We’re making great faces in this picture.

I think between Bronco Billy and our next big rapid, Staircase, was when I did something I will never tell our theoretical children about. I rode the bull. It’s not kinky like it sounds. I got up on the front of the raft, threw my legs over the front, and held on for dear life while we went through a rapid. I think Class II, but maybe Class I. I held onto a carabiner (attached to the front by our guide, Kevin) and one of the ropes on the side of the boat. It was exhilarating and scary and had me in scream-giggles until I snarfed water. Even after that, it was fun fun fun. Sadly, no pictures of this event are available.

Our next big rapid was the Class IV Staircase, the signature rapid for the Lower South Fork of the Payette River. It’s a third of a mile long, and avid rafters from all over the states have either traveled to do this rapid or heard of the rapid at one time or another. And it lives up to the hype. When we saw it, before we were in it, Elle and I gave each other looks that said everything from, “Oh, crap. We’re all gonna die,” to “Who’s gonna take care of my cats when I’m gone?”

I love this picture of Frank and Jesse. I don’t know what happened to Elle, but you can see my paddle and my helmet there behind Jesse. Kevin’s gone, too.

I love this next picture for one reason: Seeing Frank take a wall of water right in the face.

Staircase was so. much. fun. When we were done, we had a big hi-paddle-five, whooped, hollered, all that. It was AWESOME.

After Staircase, we did Fake Slalom, which I think is a Class II or III–I think II, and then Slalom, which is a Class III or IV, I can’t remember which–I think IV. It has two big drops, and the rest is easy. But the drops are insane, and Jesse and I almost flew out of the raft at the same time, and I was grabbing for the rope across the middle of the raft. It’s crazy when you feel your butt come several inches off the raft, and your whole body starts to lurch. If you don’t have your feet set right and one wedged in the raft, you’re going for a swim. We all managed to stay in the raft.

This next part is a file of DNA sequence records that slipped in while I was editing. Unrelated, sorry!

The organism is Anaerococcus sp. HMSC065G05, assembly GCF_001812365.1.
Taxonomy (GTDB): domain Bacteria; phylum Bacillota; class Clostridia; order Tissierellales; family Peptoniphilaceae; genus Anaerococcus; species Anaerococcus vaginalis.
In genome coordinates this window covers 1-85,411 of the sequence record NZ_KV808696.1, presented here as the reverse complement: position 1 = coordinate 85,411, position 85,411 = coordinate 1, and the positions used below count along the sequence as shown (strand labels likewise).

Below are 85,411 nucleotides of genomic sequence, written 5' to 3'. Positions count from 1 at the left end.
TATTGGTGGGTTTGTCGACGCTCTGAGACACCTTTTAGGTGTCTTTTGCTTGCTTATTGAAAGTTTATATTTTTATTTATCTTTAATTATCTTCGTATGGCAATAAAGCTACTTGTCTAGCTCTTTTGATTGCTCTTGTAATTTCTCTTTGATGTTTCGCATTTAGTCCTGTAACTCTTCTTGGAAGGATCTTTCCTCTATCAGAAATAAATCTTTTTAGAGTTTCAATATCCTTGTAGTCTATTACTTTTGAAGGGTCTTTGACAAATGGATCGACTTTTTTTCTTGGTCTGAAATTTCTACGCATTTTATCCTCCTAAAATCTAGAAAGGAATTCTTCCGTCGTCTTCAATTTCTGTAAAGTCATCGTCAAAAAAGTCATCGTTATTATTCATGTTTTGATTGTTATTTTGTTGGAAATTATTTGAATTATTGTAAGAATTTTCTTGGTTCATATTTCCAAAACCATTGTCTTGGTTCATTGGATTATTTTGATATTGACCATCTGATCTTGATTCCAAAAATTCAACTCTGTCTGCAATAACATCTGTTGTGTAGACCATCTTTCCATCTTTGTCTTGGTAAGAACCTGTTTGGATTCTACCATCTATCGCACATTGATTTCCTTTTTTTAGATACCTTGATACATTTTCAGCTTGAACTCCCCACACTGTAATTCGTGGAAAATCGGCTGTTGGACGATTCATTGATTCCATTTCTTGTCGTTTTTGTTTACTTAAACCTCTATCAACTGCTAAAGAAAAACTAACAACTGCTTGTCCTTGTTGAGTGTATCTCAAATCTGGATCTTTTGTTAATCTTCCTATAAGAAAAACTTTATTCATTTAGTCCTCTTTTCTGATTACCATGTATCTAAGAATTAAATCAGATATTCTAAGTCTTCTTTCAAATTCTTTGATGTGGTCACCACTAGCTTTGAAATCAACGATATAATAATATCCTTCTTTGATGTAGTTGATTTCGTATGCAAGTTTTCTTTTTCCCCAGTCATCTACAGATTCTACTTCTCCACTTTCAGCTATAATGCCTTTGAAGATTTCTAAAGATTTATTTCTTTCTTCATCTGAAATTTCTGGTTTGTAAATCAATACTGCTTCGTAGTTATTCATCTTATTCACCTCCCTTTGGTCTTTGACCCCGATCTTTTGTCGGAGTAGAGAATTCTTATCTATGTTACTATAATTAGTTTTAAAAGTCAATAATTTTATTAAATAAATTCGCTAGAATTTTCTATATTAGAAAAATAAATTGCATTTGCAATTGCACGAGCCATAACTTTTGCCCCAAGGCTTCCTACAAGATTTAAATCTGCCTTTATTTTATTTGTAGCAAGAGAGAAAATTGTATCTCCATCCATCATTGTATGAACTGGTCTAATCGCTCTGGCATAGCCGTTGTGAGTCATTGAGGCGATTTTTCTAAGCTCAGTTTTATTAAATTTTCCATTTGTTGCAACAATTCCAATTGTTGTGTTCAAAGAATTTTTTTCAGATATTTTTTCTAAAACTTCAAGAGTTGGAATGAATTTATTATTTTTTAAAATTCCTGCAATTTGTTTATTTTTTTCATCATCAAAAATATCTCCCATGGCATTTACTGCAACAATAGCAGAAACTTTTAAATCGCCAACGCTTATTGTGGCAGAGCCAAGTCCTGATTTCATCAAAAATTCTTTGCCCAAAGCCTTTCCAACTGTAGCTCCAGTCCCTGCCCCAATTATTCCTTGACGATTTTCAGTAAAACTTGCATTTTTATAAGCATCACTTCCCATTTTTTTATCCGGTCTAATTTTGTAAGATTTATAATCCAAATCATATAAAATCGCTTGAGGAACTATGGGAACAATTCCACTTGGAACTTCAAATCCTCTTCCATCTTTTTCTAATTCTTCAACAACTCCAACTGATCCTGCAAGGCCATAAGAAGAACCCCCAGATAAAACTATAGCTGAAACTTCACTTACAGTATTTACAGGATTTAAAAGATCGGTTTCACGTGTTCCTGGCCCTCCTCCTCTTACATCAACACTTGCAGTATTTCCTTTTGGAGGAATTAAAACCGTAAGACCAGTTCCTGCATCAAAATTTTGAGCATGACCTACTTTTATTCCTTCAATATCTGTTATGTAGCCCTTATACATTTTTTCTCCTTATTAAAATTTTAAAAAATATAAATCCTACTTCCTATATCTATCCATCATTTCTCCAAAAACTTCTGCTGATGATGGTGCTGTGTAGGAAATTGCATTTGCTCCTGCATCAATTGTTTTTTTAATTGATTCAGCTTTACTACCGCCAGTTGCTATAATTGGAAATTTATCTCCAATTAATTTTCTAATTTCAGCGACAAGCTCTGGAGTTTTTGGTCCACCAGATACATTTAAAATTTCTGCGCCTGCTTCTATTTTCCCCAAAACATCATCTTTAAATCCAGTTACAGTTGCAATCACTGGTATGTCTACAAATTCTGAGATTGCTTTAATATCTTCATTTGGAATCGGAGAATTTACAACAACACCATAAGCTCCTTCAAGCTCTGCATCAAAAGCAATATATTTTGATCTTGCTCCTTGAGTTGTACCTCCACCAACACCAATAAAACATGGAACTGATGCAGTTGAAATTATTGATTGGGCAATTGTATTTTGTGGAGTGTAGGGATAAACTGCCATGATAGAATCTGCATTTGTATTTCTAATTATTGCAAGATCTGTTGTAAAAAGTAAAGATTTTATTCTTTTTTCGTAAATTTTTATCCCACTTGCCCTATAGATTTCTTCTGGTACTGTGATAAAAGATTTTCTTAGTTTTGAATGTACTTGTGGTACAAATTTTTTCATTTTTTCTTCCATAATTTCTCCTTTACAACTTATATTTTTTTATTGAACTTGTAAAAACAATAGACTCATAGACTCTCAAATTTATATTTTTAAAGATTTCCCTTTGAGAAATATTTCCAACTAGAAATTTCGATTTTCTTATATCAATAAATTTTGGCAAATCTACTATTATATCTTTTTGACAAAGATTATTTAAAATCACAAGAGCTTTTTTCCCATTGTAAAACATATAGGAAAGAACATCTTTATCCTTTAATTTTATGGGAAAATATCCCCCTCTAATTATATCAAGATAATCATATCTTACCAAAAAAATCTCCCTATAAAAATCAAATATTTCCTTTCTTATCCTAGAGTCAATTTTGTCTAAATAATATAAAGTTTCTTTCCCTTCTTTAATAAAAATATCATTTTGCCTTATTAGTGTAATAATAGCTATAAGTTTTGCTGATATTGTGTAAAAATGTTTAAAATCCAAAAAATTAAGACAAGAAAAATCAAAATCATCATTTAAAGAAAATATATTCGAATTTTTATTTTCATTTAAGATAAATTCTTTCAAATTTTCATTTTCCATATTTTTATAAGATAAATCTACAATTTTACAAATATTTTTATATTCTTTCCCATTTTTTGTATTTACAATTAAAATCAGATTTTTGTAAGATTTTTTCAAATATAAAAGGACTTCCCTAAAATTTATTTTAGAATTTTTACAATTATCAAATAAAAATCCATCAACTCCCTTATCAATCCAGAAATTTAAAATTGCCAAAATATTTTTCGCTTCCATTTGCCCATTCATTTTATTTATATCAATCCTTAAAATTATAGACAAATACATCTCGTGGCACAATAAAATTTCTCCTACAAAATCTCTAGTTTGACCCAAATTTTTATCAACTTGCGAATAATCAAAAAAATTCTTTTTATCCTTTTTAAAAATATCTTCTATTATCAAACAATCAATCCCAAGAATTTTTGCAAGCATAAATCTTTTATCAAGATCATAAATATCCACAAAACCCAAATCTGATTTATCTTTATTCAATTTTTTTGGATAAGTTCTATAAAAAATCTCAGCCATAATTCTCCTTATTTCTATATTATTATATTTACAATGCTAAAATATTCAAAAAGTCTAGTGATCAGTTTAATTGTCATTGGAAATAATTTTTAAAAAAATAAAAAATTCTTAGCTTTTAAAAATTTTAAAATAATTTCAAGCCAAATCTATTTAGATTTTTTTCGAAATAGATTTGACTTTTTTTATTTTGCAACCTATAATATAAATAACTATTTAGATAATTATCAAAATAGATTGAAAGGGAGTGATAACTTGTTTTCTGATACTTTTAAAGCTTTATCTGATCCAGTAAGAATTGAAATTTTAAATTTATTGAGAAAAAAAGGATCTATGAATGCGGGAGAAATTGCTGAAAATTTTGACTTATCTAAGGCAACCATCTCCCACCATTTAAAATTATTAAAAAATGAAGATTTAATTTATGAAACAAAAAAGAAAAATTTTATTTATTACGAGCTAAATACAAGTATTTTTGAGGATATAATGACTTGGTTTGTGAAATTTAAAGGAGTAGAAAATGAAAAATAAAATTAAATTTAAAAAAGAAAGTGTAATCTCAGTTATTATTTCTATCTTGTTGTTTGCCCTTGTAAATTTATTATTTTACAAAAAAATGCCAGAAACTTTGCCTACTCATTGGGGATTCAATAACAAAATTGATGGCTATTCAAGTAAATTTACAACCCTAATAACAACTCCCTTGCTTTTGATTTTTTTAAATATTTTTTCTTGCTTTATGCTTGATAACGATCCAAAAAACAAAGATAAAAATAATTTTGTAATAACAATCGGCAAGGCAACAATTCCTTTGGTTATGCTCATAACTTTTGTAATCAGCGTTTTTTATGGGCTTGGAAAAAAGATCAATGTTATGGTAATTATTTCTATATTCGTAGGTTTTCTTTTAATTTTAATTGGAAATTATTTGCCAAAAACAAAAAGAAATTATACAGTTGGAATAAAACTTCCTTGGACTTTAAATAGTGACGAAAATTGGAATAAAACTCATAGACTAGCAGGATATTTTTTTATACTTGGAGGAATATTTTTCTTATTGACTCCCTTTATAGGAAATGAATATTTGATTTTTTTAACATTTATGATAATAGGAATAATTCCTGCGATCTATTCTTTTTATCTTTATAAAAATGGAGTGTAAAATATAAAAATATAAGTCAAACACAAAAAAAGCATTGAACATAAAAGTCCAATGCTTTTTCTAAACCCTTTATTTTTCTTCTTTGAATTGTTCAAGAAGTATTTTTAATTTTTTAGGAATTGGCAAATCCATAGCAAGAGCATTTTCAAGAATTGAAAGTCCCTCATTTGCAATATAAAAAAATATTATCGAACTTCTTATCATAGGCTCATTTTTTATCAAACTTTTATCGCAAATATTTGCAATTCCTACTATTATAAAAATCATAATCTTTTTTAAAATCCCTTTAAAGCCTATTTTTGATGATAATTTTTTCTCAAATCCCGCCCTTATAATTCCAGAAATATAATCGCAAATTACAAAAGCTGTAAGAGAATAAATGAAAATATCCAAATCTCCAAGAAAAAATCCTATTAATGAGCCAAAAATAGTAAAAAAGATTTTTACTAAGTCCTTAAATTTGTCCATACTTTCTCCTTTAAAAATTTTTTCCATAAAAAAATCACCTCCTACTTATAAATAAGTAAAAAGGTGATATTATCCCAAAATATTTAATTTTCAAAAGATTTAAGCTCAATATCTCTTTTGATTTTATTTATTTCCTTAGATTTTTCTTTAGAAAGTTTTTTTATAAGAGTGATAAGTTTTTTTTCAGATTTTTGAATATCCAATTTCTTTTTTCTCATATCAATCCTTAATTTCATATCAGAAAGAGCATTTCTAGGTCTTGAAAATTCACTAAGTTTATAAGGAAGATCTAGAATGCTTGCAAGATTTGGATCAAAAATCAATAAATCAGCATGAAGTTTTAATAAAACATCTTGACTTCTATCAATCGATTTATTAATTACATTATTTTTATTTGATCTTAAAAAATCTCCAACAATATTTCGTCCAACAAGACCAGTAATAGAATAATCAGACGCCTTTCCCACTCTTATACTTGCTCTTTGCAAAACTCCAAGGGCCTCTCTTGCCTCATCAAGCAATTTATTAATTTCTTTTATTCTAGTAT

One of us got caught on film not paddling! Shame shame!

Again with the faces. Elle’s kills me. She’s just so happy to be there, not working. Haha. And Frank is so determined to beat that rapid into submission. Either that, or he’s reaaaaally concentrating, looking for Aquaman.

We had one more rapid, right at the end where the South Fork meets the North Fork. The water is about twenty-five degrees warmer where they meet, and as soon as you go into the rapid, you feel like your feet are in a warm bath. This is where Elle decided she would ride the not-kinky bull. She enjoyed it, but instead of snarfing water like I did, she got slammed back into the boat by a rather rowdy wave. The guys were no-shows on the bull riding, because they’re sissies. ;-)

We had a great time. I’m in love with whitewater rafting and can’t wait to do it again when my sister’s here next week!

Taunted UPDATED

Ok, so my hammock taunts me. Absolutely taunts me. It knows that I retire today, and it most certainly knows that I plan to spend at least a little bit of every day lying in it reading my Kindle, sipping fresh-made veggie juice (I’m a boring excuse for a leisurely housewife, I know), yelling at the dog, etc.

So my hammock stand arrived Wednesday (thank you, bikermommy, for the Amazon certificate that bought it), and I assembled it Wednesday night after our Bible study group left. It took about ten minutes, because it’s the easiest assembly ever. So Frank came out to help me, and I was putting the S-hooks in each end of the stand. I asked him to go get the hammock from the garage. He brought it back, and when I went to hang it… the chains are too short, and my hammock doesn’t reach to both ends! I was sure I would be testing out ye olde trusty hammock before I went to bed Wednesday night… you know, to prepare myself for how awesome my afternoons will be.